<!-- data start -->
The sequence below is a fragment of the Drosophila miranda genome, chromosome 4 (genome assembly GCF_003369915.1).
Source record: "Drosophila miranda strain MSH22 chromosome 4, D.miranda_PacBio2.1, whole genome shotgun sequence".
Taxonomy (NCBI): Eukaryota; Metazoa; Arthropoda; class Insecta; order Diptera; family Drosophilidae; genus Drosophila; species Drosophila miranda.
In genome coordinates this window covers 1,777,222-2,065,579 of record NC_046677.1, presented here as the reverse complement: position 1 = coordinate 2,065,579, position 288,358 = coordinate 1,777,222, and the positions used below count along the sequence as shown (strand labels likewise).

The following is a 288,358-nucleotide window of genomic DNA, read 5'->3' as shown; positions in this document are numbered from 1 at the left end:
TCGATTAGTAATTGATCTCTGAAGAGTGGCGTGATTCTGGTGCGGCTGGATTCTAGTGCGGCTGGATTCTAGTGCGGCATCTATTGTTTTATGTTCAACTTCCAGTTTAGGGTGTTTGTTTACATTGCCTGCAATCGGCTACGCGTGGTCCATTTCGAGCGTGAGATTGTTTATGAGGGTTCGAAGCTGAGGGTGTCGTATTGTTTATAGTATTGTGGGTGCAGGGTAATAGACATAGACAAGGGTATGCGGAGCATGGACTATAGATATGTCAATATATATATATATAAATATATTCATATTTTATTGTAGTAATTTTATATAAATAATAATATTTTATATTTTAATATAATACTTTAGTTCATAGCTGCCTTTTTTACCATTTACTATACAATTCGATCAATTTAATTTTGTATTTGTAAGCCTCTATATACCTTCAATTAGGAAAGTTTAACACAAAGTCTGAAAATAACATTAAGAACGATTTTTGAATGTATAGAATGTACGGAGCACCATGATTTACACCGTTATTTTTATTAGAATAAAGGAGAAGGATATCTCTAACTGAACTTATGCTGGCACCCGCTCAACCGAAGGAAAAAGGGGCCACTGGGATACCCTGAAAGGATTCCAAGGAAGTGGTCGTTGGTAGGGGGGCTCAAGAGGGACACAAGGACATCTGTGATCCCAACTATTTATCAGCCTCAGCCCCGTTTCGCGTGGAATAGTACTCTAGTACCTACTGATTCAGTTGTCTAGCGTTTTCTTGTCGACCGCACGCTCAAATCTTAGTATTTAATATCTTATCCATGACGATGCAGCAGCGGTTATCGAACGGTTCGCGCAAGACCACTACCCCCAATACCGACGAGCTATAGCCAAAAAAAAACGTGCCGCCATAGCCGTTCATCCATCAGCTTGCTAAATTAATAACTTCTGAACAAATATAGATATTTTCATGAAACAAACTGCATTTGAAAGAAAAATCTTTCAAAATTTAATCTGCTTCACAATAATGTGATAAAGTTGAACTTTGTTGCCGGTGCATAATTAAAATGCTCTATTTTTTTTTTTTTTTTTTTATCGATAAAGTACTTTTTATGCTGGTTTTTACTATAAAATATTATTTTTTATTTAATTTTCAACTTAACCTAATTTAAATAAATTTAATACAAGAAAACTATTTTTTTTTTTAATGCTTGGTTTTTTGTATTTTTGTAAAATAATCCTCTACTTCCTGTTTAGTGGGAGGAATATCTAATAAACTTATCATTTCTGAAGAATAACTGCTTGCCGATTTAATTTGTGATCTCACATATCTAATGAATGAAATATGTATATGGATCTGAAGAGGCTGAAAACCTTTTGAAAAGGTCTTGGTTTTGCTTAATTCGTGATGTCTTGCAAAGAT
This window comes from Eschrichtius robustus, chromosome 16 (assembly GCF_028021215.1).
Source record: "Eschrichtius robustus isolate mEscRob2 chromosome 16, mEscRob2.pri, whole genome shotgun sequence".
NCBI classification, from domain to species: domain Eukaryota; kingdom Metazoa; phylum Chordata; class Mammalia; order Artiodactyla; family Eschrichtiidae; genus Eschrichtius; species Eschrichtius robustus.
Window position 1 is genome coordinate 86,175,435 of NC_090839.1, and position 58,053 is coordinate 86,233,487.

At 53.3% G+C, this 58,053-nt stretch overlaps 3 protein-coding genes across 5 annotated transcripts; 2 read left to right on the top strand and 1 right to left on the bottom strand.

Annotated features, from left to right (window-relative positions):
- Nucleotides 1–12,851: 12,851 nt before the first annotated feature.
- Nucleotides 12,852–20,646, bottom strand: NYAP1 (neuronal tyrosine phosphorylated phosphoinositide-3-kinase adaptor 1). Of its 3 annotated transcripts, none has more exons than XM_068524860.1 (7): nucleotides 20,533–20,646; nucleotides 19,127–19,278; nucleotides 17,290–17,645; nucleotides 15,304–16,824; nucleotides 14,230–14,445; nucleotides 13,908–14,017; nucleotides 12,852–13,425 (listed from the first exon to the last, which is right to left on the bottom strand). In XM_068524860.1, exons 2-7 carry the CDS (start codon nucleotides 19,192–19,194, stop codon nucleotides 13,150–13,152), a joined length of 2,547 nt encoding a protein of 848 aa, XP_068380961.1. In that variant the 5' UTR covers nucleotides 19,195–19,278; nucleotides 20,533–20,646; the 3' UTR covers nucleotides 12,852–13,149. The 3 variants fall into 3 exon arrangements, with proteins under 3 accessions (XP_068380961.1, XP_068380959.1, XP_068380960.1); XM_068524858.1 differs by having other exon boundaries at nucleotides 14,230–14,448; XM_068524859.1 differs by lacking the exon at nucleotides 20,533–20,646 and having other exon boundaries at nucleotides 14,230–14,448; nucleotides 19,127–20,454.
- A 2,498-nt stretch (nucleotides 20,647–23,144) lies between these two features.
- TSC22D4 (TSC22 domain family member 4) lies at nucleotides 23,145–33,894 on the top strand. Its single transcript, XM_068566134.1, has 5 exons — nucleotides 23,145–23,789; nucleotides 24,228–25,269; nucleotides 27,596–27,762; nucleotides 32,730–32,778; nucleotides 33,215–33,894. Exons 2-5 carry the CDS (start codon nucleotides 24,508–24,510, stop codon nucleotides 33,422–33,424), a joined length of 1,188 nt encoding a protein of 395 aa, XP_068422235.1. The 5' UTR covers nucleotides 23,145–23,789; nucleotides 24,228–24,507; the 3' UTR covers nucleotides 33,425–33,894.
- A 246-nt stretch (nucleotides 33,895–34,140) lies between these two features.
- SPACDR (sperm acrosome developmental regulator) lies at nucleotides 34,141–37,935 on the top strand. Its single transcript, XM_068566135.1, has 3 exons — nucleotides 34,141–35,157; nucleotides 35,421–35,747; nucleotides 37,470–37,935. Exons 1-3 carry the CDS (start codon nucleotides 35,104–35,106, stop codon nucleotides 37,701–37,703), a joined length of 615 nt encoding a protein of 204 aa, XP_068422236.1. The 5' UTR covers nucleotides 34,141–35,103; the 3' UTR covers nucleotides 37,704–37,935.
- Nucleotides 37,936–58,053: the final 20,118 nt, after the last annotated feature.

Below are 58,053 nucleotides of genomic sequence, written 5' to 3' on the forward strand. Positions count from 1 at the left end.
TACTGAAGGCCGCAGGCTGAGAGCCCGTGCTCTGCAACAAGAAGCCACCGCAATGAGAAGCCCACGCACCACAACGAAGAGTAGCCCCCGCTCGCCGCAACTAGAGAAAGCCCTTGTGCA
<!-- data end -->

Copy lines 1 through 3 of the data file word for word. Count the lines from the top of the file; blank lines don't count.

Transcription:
The sequence below is a fragment of the Drosophila miranda genome, chromosome 4 (genome assembly GCF_003369915.1).
Source record: "Drosophila miranda strain MSH22 chromosome 4, D.miranda_PacBio2.1, whole genome shotgun sequence".
Taxonomy (NCBI): Eukaryota; Metazoa; Arthropoda; class Insecta; order Diptera; family Drosophilidae; genus Drosophila; species Drosophila miranda.